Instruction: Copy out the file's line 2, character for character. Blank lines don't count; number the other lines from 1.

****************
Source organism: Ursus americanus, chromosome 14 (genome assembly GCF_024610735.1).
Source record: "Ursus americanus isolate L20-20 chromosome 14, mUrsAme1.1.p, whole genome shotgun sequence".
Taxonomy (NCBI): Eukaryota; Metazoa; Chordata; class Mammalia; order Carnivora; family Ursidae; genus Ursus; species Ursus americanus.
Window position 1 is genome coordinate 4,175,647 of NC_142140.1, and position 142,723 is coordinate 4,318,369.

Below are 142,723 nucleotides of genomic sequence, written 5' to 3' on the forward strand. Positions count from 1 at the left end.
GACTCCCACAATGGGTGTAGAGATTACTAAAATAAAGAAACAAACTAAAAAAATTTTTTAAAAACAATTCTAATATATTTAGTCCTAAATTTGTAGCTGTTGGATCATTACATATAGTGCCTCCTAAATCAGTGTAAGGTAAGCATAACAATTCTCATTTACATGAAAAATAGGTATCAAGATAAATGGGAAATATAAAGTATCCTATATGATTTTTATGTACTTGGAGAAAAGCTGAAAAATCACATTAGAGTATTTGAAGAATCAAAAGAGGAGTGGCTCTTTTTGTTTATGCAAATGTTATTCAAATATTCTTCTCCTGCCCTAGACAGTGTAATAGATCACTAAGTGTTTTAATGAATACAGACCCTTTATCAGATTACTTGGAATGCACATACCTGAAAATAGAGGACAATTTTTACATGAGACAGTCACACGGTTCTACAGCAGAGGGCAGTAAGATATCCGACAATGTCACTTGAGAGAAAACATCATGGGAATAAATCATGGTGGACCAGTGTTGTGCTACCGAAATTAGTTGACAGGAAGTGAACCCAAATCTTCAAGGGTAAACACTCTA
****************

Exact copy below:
Source record: "Ursus americanus isolate L20-20 chromosome 14, mUrsAme1.1.p, whole genome shotgun sequence".